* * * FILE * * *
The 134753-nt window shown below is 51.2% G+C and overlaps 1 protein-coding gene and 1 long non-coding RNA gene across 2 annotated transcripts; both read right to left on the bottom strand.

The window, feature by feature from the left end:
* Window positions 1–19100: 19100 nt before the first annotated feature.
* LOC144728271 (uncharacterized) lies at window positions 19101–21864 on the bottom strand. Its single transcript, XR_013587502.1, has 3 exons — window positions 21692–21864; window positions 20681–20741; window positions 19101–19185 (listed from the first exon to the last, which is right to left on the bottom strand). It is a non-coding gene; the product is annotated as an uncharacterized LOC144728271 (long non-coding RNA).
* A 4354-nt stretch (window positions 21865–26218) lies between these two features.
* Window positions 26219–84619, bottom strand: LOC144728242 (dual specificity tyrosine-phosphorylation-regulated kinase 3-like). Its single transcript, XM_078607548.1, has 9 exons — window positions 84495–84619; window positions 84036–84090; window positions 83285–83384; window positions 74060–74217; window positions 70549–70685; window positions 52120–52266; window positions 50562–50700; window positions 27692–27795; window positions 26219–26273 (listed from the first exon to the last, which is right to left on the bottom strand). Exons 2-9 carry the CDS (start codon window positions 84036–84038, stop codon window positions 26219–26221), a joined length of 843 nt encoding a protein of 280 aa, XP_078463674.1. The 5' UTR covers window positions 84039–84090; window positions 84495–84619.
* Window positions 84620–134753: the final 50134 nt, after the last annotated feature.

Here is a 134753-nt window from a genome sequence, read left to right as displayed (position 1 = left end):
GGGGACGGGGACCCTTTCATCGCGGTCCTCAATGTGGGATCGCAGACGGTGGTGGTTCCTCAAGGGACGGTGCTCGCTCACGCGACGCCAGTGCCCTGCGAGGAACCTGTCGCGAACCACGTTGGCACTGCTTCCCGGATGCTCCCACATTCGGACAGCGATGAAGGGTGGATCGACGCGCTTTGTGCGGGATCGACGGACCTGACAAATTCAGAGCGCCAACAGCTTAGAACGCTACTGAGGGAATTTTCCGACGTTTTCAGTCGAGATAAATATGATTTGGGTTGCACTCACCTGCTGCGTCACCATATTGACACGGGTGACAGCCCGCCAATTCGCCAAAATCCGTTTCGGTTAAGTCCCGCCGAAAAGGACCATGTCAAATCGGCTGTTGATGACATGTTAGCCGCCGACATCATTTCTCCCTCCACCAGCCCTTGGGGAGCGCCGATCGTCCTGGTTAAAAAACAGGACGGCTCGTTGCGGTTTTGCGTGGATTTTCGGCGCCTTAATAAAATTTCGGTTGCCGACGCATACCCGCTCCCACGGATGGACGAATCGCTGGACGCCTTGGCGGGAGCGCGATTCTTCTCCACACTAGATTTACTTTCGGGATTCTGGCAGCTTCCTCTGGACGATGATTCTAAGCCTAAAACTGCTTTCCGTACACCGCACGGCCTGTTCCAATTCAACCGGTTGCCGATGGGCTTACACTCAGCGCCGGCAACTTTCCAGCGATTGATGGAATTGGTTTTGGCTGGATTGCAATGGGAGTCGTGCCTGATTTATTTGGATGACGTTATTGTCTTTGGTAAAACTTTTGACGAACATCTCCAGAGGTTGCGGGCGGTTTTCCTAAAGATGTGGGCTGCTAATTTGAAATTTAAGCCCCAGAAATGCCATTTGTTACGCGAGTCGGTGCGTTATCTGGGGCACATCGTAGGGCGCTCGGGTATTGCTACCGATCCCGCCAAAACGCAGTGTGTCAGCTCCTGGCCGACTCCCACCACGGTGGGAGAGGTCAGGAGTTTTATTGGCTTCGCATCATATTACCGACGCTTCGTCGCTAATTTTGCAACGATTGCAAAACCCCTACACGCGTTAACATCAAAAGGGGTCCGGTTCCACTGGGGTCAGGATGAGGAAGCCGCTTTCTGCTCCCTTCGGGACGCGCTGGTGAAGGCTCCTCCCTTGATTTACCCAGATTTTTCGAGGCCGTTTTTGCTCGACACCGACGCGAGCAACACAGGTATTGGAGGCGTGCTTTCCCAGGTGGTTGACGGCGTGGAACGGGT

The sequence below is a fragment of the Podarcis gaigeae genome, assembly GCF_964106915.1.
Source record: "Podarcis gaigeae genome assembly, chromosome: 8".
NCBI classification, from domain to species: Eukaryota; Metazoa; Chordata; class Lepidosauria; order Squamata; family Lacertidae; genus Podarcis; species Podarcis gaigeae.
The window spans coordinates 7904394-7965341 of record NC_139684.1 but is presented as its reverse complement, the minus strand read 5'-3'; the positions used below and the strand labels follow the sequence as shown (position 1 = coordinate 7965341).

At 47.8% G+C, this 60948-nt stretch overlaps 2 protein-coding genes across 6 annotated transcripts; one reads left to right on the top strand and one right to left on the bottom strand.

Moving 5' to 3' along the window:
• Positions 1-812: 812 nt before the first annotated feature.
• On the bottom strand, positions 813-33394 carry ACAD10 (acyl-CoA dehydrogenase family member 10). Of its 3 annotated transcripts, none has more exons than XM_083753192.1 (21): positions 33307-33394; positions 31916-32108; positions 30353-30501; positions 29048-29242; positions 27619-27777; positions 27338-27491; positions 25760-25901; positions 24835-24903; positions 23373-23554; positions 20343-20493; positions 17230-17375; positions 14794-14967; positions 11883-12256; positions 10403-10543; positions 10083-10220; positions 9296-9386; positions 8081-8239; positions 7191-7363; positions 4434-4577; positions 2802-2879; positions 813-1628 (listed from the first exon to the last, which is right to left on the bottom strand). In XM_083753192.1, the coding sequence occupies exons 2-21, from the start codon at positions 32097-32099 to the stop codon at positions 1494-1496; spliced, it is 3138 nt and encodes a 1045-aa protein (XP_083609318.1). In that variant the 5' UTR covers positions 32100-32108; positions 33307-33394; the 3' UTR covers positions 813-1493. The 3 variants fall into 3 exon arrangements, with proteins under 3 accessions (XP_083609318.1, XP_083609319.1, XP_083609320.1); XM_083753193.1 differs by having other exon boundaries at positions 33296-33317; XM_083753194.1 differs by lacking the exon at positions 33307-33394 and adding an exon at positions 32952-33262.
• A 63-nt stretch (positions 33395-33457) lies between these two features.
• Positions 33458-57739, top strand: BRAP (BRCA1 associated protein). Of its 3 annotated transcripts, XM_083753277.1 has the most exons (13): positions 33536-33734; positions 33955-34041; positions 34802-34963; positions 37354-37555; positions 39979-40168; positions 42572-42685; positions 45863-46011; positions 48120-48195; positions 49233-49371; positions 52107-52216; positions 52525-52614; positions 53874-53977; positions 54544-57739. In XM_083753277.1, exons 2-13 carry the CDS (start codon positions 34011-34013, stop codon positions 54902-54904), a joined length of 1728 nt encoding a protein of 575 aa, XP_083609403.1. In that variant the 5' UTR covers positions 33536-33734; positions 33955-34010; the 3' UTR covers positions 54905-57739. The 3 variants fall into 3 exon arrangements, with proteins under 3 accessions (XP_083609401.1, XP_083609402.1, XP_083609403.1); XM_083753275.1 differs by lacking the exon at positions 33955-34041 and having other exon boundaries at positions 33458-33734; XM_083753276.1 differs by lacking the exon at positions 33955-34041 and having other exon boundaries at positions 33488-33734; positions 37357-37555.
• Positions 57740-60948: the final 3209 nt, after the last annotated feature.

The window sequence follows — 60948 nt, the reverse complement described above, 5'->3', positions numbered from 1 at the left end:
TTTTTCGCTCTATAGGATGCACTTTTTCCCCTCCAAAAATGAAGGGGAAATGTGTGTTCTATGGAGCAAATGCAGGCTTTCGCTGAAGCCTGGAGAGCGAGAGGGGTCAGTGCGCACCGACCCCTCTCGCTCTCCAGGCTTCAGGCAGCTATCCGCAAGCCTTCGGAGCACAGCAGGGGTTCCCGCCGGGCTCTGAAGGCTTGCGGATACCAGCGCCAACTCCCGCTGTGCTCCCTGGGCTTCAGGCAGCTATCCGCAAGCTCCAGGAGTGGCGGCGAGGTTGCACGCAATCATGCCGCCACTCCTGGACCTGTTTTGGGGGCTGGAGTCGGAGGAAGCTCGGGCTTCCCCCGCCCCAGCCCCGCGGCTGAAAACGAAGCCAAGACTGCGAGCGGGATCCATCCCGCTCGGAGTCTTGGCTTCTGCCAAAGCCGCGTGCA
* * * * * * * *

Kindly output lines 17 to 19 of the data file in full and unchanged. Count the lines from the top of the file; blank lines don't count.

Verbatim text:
• On the bottom strand, positions 813-33394 carry ACAD10 (acyl-CoA dehydrogenase family member 10). Of its 3 annotated transcripts, none has more exons than XM_083753192.1 (21): positions 33307-33394; positions 31916-32108; positions 30353-30501; positions 29048-29242; positions 27619-27777; positions 27338-27491; positions 25760-25901; positions 24835-24903; positions 23373-23554; positions 20343-20493; positions 17230-17375; positions 14794-14967; positions 11883-12256; positions 10403-10543; positions 10083-10220; positions 9296-9386; positions 8081-8239; positions 7191-7363; positions 4434-4577; positions 2802-2879; positions 813-1628 (listed from the first exon to the last, which is right to left on the bottom strand). In XM_083753192.1, the coding sequence occupies exons 2-21, from the start codon at positions 32097-32099 to the stop codon at positions 1494-1496; spliced, it is 3138 nt and encodes a 1045-aa protein (XP_083609318.1). In that variant the 5' UTR covers positions 32100-32108; positions 33307-33394; the 3' UTR covers positions 813-1493. The 3 variants fall into 3 exon arrangements, with proteins under 3 accessions (XP_083609318.1, XP_083609319.1, XP_083609320.1); XM_083753193.1 differs by having other exon boundaries at positions 33296-33317; XM_083753194.1 differs by lacking the exon at positions 33307-33394 and adding an exon at positions 32952-33262.
• A 63-nt stretch (positions 33395-33457) lies between these two features.
• Positions 33458-57739, top strand: BRAP (BRCA1 associated protein). Of its 3 annotated transcripts, XM_083753277.1 has the most exons (13): positions 33536-33734; positions 33955-34041; positions 34802-34963; positions 37354-37555; positions 39979-40168; positions 42572-42685; positions 45863-46011; positions 48120-48195; positions 49233-49371; positions 52107-52216; positions 52525-52614; positions 53874-53977; positions 54544-57739. In XM_083753277.1, exons 2-13 carry the CDS (start codon positions 34011-34013, stop codon positions 54902-54904), a joined length of 1728 nt encoding a protein of 575 aa, XP_083609403.1. In that variant the 5' UTR covers positions 33536-33734; positions 33955-34010; the 3' UTR covers positions 54905-57739. The 3 variants fall into 3 exon arrangements, with proteins under 3 accessions (XP_083609401.1, XP_083609402.1, XP_083609403.1); XM_083753275.1 differs by lacking the exon at positions 33955-34041 and having other exon boundaries at positions 33458-33734; XM_083753276.1 differs by lacking the exon at positions 33955-34041 and having other exon boundaries at positions 33488-33734; positions 37357-37555.